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Police departments in more than a dozen states are already using a mouth-swab device to confirm the presence of marijuana or other drugs in impaired drivers, and with the legalization of marijuana, more departments are expected to make use of the device.

The Los Angeles Times reports that two $6,000 Dräger DrugTest 5000 machines were donated to the San Diego Police Department by the San Diego Police Foundation last week, and the department planned to debut the machines Friday night at a St. Patrick’s Day DUI checkpoint in downtown San Diego.


The machine, which is about the size of a mini bookshelf stereo system, is able to test for the presence of marijuana, cocaine, opiates, methamphetamine, amphetamine, methadone and benzodiazepines, according to the Times. But although the machine can test for the presence of those seven drugs, it does not have the ability to read the level of intoxication, so drivers would still have to take a blood test for that information.

At a press conference Thursday, San Diego Police Chief Shelley Zimmerman said, “It’s a huge concern of ours with the legalization of marijuana that we’re going to see an increase in impaired drugged driving.”


California voters passed Proposition 64 in November, which legalizes the use and cultivation of recreational marijuana.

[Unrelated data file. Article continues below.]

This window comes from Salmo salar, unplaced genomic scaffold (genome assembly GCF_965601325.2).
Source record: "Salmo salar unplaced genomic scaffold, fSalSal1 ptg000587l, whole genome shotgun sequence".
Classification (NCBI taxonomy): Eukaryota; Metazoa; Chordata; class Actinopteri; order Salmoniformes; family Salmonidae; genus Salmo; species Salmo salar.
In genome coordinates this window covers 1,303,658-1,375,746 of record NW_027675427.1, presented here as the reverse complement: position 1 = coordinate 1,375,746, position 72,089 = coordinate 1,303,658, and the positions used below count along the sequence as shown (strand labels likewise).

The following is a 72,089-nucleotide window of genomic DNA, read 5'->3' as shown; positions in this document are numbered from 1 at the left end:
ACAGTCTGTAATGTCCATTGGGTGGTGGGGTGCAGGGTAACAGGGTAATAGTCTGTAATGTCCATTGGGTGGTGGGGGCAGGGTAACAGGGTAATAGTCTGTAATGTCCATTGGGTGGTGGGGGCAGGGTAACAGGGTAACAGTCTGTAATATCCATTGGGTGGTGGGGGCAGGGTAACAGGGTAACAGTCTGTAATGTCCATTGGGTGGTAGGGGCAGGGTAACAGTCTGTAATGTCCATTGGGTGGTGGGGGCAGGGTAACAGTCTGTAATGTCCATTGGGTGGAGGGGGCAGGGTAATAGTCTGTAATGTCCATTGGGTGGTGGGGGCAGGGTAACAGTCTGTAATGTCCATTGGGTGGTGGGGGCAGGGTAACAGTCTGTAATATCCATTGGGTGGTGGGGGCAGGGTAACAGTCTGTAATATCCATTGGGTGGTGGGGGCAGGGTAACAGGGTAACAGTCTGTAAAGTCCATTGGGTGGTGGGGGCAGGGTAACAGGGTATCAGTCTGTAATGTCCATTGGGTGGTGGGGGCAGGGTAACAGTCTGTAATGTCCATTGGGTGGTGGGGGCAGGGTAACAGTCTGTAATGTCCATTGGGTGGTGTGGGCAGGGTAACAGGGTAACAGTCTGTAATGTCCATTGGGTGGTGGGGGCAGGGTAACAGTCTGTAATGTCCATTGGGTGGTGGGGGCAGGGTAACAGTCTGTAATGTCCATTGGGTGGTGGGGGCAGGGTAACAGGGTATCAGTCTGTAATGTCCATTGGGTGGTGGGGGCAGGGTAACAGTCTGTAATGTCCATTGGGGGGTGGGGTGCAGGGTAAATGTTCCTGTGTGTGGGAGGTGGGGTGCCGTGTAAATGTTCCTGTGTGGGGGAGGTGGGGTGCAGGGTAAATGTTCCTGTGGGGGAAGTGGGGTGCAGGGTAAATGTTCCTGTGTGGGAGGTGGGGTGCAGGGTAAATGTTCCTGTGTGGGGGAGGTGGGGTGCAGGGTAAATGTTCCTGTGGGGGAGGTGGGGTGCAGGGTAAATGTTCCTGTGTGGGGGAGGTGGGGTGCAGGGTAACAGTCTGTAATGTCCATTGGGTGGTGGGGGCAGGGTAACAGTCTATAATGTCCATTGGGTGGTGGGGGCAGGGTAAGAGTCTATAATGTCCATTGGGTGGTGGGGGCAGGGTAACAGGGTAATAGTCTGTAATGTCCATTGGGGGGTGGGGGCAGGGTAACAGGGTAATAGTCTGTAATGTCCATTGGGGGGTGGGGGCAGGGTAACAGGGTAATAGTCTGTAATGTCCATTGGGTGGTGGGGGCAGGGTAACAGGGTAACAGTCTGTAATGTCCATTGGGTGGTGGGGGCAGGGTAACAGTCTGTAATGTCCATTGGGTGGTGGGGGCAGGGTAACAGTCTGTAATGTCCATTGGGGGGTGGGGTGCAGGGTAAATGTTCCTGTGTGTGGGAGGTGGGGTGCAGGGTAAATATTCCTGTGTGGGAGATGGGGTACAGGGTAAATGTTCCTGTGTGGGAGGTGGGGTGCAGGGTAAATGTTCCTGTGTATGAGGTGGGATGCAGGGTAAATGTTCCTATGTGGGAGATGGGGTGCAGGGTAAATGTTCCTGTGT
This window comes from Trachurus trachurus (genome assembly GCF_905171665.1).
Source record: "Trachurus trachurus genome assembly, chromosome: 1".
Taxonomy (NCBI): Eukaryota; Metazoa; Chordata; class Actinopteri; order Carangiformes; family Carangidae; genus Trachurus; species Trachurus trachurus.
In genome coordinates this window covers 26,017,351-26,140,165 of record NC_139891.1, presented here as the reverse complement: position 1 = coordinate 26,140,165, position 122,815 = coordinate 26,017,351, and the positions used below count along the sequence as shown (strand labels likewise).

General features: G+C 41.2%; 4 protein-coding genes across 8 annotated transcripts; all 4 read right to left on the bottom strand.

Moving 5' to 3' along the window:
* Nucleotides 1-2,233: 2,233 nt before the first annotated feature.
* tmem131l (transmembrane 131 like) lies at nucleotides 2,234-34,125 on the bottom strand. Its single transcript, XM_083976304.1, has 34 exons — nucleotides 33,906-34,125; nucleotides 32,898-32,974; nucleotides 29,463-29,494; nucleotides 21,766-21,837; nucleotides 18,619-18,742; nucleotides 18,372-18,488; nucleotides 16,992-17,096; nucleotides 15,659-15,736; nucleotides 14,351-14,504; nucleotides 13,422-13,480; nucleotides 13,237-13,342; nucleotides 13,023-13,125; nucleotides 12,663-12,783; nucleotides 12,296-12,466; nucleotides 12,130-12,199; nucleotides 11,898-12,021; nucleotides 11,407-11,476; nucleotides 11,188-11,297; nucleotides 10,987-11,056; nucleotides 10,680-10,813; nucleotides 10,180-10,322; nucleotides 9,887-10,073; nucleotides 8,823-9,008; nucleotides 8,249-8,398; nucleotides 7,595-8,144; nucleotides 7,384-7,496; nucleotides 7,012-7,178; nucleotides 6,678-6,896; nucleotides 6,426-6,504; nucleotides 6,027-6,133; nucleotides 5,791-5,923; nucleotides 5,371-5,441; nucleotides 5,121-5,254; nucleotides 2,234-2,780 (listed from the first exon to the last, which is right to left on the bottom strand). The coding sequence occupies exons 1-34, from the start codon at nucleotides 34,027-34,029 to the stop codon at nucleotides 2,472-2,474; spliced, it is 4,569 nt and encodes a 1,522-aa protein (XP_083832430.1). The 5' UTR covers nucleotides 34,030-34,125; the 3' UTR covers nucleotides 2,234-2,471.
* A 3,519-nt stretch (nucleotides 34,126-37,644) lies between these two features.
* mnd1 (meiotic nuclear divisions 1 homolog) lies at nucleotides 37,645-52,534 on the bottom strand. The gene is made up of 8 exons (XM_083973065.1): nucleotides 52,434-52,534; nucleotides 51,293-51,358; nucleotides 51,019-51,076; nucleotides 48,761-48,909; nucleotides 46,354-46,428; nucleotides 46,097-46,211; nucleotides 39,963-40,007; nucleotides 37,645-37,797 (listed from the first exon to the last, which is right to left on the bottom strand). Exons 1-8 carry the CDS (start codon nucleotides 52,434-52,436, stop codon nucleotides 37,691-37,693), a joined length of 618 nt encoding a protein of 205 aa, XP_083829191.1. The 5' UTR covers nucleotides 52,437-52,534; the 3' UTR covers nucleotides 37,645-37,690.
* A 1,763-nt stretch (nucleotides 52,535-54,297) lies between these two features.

From the Times:

To prepare for the effects of the law, a team of San Diego narcotics officers went to Denver to learn how Colorado has fared since recreational marijuana was legalized there and found that the region has seen an uptick in drugged driving, Zimmerman said. The numbers have been growing in California as well.

In 2014, 38% of drivers who were killed in motor vehicle crashes in California tested positive for drugs, whether legal or illegal, according to the state Office of Highway Safety. That’s up from 32% the year before.


Drivers cannot be forced to submit to a field drug test, but if they refuse and there is ample suspicion of drug use, the officer can force the person to submit to a blood test.

According to the Times, the machine only looks for the active THC that is responsible for the high, and not the inactive THC compounds that can stay in a person’s system for weeks. This means that someone who legally smoked marijuana a few days prior would have nothing to worry about.


In California, there is currently no legal threshold for the amount of drugs in a person’s system when it comes to driving.

Read more at the Los Angeles Times.

News Editor for The Root. I said what I said. Period.

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